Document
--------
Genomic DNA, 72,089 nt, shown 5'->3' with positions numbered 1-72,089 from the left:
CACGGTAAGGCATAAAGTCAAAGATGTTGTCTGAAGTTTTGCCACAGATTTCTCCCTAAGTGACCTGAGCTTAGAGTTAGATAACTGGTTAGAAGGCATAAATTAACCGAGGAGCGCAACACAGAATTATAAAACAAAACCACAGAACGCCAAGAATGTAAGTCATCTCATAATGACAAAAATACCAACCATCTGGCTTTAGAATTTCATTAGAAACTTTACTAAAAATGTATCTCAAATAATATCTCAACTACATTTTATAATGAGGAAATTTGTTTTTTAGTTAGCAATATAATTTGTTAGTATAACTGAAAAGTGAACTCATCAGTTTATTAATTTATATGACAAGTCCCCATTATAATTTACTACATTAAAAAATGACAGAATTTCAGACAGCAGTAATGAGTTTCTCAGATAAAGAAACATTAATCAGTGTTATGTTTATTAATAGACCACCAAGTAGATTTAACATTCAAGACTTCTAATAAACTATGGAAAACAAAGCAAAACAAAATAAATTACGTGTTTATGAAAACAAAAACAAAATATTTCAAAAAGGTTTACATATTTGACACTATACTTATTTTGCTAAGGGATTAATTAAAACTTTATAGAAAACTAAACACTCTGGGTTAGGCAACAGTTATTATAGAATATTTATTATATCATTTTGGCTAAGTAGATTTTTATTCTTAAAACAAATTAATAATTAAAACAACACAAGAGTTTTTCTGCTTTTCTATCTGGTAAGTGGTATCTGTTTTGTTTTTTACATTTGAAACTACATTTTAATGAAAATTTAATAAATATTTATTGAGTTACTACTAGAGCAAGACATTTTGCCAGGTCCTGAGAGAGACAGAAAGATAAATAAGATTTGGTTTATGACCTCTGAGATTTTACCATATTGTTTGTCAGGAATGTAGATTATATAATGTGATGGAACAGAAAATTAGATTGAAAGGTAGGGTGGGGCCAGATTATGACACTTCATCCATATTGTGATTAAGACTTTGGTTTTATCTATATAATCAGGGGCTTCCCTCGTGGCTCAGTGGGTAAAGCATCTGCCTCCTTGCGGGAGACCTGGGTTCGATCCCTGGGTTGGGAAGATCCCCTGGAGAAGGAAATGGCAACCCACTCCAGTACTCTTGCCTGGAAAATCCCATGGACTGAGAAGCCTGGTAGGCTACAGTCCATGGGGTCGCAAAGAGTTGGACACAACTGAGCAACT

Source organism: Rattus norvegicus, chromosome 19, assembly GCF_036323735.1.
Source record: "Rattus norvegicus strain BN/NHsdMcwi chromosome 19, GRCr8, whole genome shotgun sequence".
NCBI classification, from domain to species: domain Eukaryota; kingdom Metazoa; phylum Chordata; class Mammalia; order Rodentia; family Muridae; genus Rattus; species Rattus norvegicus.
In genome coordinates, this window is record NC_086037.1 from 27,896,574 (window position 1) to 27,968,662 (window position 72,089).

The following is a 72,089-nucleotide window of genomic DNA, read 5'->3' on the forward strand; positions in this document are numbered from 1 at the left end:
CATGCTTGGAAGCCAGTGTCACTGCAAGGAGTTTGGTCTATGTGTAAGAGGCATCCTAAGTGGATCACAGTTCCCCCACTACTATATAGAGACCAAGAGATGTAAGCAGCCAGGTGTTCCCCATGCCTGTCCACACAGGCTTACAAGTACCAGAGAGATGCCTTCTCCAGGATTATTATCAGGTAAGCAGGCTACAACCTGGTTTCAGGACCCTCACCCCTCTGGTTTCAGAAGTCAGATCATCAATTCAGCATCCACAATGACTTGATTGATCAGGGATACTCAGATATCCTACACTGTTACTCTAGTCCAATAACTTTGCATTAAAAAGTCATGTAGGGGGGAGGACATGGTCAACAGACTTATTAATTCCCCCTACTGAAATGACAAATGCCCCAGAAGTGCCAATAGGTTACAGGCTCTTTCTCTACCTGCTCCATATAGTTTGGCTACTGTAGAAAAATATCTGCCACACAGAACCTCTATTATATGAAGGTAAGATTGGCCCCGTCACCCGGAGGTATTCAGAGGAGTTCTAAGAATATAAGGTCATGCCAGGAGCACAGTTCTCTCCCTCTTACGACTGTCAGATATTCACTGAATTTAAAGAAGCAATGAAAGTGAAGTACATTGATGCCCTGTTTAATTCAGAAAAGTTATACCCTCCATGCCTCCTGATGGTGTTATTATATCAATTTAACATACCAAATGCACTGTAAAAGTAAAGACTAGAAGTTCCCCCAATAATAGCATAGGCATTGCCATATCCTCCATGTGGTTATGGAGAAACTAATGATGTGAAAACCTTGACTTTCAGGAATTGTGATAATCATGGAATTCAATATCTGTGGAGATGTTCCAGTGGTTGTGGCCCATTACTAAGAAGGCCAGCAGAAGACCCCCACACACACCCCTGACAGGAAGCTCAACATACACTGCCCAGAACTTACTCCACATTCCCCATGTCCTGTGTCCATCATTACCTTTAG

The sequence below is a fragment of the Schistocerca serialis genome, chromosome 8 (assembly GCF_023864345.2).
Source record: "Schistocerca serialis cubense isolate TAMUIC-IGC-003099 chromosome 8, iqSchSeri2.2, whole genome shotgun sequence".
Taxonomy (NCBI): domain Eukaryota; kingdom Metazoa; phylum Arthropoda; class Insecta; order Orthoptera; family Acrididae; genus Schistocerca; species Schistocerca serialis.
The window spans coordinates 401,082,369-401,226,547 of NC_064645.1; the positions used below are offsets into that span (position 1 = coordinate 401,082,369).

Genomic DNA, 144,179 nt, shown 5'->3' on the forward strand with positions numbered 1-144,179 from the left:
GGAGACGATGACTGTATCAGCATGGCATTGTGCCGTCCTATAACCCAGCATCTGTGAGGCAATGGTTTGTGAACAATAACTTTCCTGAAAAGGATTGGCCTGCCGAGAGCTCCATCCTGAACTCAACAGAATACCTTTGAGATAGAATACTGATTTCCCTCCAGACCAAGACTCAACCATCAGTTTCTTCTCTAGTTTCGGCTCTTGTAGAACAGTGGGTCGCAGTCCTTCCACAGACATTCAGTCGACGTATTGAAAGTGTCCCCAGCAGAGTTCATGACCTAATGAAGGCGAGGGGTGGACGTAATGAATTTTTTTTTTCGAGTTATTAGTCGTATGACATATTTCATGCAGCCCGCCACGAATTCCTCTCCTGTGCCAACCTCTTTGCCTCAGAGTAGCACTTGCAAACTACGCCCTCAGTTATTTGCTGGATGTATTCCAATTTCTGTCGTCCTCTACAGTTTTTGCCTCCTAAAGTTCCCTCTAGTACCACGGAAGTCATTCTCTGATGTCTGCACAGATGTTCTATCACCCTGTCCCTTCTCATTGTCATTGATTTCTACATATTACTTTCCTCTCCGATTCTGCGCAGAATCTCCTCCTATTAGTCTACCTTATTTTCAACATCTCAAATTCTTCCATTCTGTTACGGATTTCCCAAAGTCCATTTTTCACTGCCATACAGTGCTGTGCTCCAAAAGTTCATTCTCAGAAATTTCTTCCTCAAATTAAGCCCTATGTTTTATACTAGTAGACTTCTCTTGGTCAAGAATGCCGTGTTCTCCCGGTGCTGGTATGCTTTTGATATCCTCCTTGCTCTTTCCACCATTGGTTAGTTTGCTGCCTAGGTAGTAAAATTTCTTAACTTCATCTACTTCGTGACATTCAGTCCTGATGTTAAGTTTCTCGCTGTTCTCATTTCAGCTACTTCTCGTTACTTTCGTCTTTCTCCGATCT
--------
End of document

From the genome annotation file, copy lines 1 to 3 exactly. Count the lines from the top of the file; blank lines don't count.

Genomic DNA, 72,089 nt, shown 5'->3' with positions numbered 1-72,089 from the left:
CACGGTAAGGCATAAAGTCAAAGATGTTGTCTGAAGTTTTGCCACAGATTTCTCCCTAAGTGACCTGAGCTTAGAGTTAGATAACTGGTTAGAAGGCATAAATTAACCGAGGAGCGCAACACAGAATTATAAAACAAAACCACAGAACGCCAAGAATGTAAGTCATCTCATAATGACAAAAATACCAACCATCTGGCTTTAGAATTTCATTAGAAACTTTACTAAAAATGTATCTCAAATAATATCTCAACTACATTTTATAATGAGGAAATTTGTTTTTTAGTTAGCAATATAATTTGTTAGTATAACTGAAAAGTGAACTCATCAGTTTATTAATTTATATGACAAGTCCCCATTATAATTTACTACATTAAAAAATGACAGAATTTCAGACAGCAGTAATGAGTTTCTCAGATAAAGAAACATTAATCAGTGTTATGTTTATTAATAGACCACCAAGTAGATTTAACATTCAAGACTTCTAATAAACTATGGAAAACAAAGCAAAACAAAATAAATTACGTGTTTATGAAAACAAAAACAAAATATTTCAAAAAGGTTTACATATTTGACACTATACTTATTTTGCTAAGGGATTAATTAAAACTTTATAGAAAACTAAACACTCTGGGTTAGGCAACAGTTATTATAGAATATTTATTATATCATTTTGGCTAAGTAGATTTTTATTCTTAAAACAAATTAATAATTAAAACAACACAAGAGTTTTTCTGCTTTTCTATCTGGTAAGTGGTATCTGTTTTGTTTTTTACATTTGAAACTACATTTTAATGAAAATTTAATAAATATTTATTGAGTTACTACTAGAGCAAGACATTTTGCCAGGTCCTGAGAGAGACAGAAAGATAAATAAGATTTGGTTTATGACCTCTGAGATTTTACCATATTGTTTGTCAGGAATGTAGATTATATAATGTGATGGAACAGAAAATTAGATTGAAAGGTAGGGTGGGGCCAGATTATGACACTTCATCCATATTGTGATTAAGACTTTGGTTTTATCTATATAATCAGGGGCTTCCCTCGTGGCTCAGTGGGTAAAGCATCTGCCTCCTTGCGGGAGACCTGGGTTCGATCCCTGGGTTGGGAAGATCCCCTGGAGAAGGAAATGGCAACCCACTCCAGTACTCTTGCCTGGAAAATCCCATGGACTGAGAAGCCTGGTAGGCTACAGTCCATGGGGTCGCAAAGAGTTGGACACAACTGAGCAACT

Source organism: Rattus norvegicus, chromosome 19, assembly GCF_036323735.1.